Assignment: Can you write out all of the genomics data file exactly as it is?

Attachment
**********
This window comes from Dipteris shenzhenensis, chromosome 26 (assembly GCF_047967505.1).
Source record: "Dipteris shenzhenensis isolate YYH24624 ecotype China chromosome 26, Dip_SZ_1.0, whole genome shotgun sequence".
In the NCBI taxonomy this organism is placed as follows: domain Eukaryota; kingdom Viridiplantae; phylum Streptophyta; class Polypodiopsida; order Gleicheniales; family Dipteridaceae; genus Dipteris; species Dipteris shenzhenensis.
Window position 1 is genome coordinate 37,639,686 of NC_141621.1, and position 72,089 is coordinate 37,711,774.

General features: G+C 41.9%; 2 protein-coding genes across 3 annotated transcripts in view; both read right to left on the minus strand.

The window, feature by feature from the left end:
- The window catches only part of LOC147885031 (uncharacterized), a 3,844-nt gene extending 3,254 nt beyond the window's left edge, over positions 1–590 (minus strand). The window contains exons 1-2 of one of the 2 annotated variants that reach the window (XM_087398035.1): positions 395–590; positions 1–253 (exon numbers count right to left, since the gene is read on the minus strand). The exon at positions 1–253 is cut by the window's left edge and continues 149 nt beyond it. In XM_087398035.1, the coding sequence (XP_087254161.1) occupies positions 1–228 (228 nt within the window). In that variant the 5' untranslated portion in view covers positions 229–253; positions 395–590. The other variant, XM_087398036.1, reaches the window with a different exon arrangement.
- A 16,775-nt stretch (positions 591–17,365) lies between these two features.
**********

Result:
This window comes from Dipteris shenzhenensis, chromosome 26 (assembly GCF_047967505.1).
Source record: "Dipteris shenzhenensis isolate YYH24624 ecotype China chromosome 26, Dip_SZ_1.0, whole genome shotgun sequence".
In the NCBI taxonomy this organism is placed as follows: domain Eukaryota; kingdom Viridiplantae; phylum Streptophyta; class Polypodiopsida; order Gleicheniales; family Dipteridaceae; genus Dipteris; species Dipteris shenzhenensis.
Window position 1 is genome coordinate 37,639,686 of NC_141621.1, and position 72,089 is coordinate 37,711,774.

General features: G+C 41.9%; 2 protein-coding genes across 3 annotated transcripts in view; both read right to left on the minus strand.

The window, feature by feature from the left end:
- The window catches only part of LOC147885031 (uncharacterized), a 3,844-nt gene extending 3,254 nt beyond the window's left edge, over positions 1–590 (minus strand). The window contains exons 1-2 of one of the 2 annotated variants that reach the window (XM_087398035.1): positions 395–590; positions 1–253 (exon numbers count right to left, since the gene is read on the minus strand). The exon at positions 1–253 is cut by the window's left edge and continues 149 nt beyond it. In XM_087398035.1, the coding sequence (XP_087254161.1) occupies positions 1–228 (228 nt within the window). In that variant the 5' untranslated portion in view covers positions 229–253; positions 395–590. The other variant, XM_087398036.1, reaches the window with a different exon arrangement.
- A 16,775-nt stretch (positions 591–17,365) lies between these two features.